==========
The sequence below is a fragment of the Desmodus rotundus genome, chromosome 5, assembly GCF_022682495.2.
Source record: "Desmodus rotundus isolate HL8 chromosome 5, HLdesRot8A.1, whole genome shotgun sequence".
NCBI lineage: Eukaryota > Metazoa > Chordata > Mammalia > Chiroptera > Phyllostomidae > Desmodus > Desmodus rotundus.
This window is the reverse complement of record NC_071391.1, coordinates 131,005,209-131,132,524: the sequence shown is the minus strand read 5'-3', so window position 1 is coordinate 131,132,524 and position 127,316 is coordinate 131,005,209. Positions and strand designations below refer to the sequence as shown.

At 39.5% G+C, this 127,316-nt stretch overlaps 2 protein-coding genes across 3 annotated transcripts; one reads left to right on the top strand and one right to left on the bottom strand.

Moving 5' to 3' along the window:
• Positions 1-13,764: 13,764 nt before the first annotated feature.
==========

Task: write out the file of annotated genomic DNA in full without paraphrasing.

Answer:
The sequence below is a fragment of the Desmodus rotundus genome, chromosome 5, assembly GCF_022682495.2.
Source record: "Desmodus rotundus isolate HL8 chromosome 5, HLdesRot8A.1, whole genome shotgun sequence".
NCBI lineage: Eukaryota > Metazoa > Chordata > Mammalia > Chiroptera > Phyllostomidae > Desmodus > Desmodus rotundus.
This window is the reverse complement of record NC_071391.1, coordinates 131,005,209-131,132,524: the sequence shown is the minus strand read 5'-3', so window position 1 is coordinate 131,132,524 and position 127,316 is coordinate 131,005,209. Positions and strand designations below refer to the sequence as shown.

At 39.5% G+C, this 127,316-nt stretch overlaps 2 protein-coding genes across 3 annotated transcripts; one reads left to right on the top strand and one right to left on the bottom strand.

Moving 5' to 3' along the window:
• Positions 1-13,764: 13,764 nt before the first annotated feature.